The following is a guest post from Michael Morley:
Developments concerning Ohio’s 2020 primary are still unfolding, but the incident already provides several important lessons that both election officials and the public must keep in mind as we approach the general election in November. Earlier this week, Ohio Governor Mike DeWine announced that he lacked legal authority to unilaterally delay the primaries. Some voters sued in Ohio state court for a temporary restraining order enjoining the state from conducting in-person voting as scheduled today. The state did not oppose the request, but the court denied the motion, holding that the parties had failed to justify such an extraordinary last-minute request, and there was no basis in state law for it. This ruling currently remains on appeal.
In response, the Director of the Ohio Department of Health issued an order closing all polling places throughout the State of Ohio today. And the Secretary of State followed up with another order rescheduling in-person voting for the 2020 Primaries for June 2, 2020; allowing absentee balloting to continue until then; and extending the deadlines for requesting absentee ballots, counting them, canvassing, and certifying election results. Importantly, the order does not extend the deadline for voter registration for the primaries; only voters who were legally eligible to vote on March 17 will be permitted to vote on June 2 (a valid restriction, but one that is almost certain to trigger its own set of challenges).
This morning, the Ohio Supreme Court rejected an emergency petition for a writ of mandamus that would have compelled Ohio executive officials to proceed with in-person voting today. Three of the seven Justices recused themselves. That order, issued without explanation, does not confirm the legality of any of the steps that have been taken by the state’s executive officials.
In assessing the state’s response to the coronavirus emergency, it is useful to distinguish between: (i) the Department of Health order prohibiting in-person voting today, and (ii) the Secretary of State’s order purporting to provide alternative voting opportunities. After discussing each of these orders, this post will conclude with some broadly applicable thoughts concerning official efforts to respond to election emergencies.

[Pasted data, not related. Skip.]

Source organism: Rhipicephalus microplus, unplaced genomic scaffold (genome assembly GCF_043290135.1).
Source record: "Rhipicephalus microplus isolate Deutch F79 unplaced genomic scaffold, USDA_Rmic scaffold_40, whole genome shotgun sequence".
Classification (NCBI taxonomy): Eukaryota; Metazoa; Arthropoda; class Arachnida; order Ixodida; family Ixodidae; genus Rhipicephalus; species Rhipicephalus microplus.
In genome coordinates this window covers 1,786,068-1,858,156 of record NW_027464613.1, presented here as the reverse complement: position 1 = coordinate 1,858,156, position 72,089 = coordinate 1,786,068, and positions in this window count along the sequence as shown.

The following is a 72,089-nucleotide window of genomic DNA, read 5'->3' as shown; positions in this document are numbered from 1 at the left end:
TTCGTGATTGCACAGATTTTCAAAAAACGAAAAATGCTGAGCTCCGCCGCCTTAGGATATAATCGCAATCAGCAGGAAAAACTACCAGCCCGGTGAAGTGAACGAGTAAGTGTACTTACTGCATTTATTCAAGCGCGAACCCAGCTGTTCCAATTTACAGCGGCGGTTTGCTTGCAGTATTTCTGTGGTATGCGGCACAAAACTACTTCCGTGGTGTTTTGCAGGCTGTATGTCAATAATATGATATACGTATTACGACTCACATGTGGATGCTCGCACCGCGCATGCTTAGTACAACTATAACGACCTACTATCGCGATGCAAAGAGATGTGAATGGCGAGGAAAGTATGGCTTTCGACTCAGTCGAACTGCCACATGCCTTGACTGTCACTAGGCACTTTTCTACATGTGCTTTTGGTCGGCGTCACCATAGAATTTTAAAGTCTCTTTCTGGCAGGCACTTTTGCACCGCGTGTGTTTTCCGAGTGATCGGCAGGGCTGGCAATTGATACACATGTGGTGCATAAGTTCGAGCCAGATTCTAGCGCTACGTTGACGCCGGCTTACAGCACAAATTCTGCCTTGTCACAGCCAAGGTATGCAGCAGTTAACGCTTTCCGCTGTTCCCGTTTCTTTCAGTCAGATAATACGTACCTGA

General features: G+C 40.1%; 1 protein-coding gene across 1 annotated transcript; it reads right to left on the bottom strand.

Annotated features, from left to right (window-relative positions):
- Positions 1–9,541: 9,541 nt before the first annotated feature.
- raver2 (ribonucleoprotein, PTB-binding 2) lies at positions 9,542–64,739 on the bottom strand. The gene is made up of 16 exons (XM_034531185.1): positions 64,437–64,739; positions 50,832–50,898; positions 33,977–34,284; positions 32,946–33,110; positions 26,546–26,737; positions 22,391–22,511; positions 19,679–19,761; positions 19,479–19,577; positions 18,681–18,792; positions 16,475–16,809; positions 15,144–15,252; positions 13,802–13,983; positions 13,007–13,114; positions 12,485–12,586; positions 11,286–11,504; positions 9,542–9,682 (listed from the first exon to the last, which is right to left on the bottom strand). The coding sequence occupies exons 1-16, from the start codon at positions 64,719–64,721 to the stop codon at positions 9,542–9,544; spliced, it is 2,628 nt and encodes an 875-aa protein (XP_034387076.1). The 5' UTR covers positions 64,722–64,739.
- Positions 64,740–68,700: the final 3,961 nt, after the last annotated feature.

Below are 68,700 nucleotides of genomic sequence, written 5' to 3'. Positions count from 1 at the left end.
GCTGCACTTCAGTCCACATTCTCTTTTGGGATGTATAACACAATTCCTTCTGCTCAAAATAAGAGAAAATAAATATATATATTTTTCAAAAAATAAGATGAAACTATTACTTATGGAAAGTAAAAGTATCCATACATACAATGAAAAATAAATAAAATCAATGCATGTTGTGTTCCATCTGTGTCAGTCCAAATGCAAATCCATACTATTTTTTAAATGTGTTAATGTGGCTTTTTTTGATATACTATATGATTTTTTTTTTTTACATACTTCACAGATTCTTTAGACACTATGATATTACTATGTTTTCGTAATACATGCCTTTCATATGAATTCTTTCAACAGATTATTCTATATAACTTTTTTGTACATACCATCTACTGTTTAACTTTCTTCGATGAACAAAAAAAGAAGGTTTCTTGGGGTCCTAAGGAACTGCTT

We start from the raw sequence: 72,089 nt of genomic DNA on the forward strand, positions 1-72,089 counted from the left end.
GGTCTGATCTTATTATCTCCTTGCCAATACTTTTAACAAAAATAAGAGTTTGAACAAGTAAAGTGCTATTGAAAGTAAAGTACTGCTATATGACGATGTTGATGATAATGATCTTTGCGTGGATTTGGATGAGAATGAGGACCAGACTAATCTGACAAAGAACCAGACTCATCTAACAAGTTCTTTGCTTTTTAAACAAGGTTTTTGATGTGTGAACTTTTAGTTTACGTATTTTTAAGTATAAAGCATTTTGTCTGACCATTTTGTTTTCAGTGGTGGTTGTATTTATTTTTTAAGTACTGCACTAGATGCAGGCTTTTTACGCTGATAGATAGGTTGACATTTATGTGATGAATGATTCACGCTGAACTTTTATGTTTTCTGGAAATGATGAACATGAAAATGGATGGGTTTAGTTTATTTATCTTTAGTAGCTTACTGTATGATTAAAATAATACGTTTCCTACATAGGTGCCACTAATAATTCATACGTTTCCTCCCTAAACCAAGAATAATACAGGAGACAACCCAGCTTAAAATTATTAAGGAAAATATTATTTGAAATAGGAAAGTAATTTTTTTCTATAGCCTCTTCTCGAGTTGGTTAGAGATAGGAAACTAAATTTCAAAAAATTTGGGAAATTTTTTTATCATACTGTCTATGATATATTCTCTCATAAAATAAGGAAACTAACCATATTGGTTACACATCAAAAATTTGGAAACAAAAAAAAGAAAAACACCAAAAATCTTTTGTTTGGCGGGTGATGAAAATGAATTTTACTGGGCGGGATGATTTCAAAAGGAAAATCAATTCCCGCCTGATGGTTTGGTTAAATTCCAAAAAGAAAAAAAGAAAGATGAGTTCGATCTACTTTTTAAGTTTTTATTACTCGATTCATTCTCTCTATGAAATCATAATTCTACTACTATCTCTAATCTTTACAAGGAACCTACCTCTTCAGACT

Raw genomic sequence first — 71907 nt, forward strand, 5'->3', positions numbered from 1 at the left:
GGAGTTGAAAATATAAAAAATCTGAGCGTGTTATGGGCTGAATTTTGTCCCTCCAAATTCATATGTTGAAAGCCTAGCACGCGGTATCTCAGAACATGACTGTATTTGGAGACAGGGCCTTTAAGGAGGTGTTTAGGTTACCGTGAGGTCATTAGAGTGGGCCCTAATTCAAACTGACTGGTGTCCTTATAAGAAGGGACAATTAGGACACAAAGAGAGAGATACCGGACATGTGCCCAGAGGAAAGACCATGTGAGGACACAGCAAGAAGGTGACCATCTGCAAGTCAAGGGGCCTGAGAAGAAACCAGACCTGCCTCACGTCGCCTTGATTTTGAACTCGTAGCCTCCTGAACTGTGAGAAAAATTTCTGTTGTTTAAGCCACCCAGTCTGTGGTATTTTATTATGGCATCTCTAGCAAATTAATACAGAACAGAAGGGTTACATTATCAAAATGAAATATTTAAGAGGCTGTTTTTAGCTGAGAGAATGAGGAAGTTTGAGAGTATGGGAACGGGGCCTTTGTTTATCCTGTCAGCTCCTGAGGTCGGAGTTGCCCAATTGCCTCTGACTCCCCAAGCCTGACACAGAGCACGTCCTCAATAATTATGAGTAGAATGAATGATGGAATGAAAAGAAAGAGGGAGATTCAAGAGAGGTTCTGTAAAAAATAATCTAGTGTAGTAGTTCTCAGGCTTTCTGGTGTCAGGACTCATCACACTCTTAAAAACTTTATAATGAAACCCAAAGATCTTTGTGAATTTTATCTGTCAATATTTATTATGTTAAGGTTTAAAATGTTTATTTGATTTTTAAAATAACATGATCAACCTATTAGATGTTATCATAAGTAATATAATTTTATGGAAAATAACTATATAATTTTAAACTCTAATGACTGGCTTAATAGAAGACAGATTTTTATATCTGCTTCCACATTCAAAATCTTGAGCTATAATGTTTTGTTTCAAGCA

I. The Ohio Health Department Order
Since I don’t have any background in Ohio’s public health statutes, I’m willing to accept the assumption that the Director of the state health department has general statutory authority to prohibit people from assembling in public places in order to avoid the spread of infectious disease or otherwise mitigate major public health problems. And, overall, delaying the primary was certainly within the range of reasonable possible responses to the unique threat posed by the coronavirus. The virus not only directly threatens human life—particularly the lives of particularly vulnerable populations, such as the elderly—but also poses a risk of exceeding our nation’s health care capacity, particularly hospital beds and ventilators. The threat of community spread has led to the remarkably extraordinary precautions, ranging from the closure of schools, cancellation of sporting events, and other major limitations on public gatherings throughout the nation, to the shuttering of such crowded iconic America landmarks as the Las Vegas Strip and Disney World. In that context, the decision to close polling locations as a public health measure is easily defensible. Having said that, there are also several factors worth considering that weigh against the Director’s actions.
a. Backdoor election postponement—My biggest reservation is that the Ohio Election Code specifically deals with both elections in general, and even various types of election emergencies in particular. In crafting the Code, the legislature did not give the Governor authority to postpone elections or otherwise refuse to hold in-person voting in accordance with statutory requirements. Given the Election Code’s complexity, I have concerns about creatively stretching other broad grants of discretion under other, completely unrelated statutes to allow the rules governing elections to be substantially modified and elections themselves to be postponed. From a statutory interpretation perspective, principles such as expressio unius and the “major questions” doctrine may counsel against construing the Director of the health department’s authority so broadly.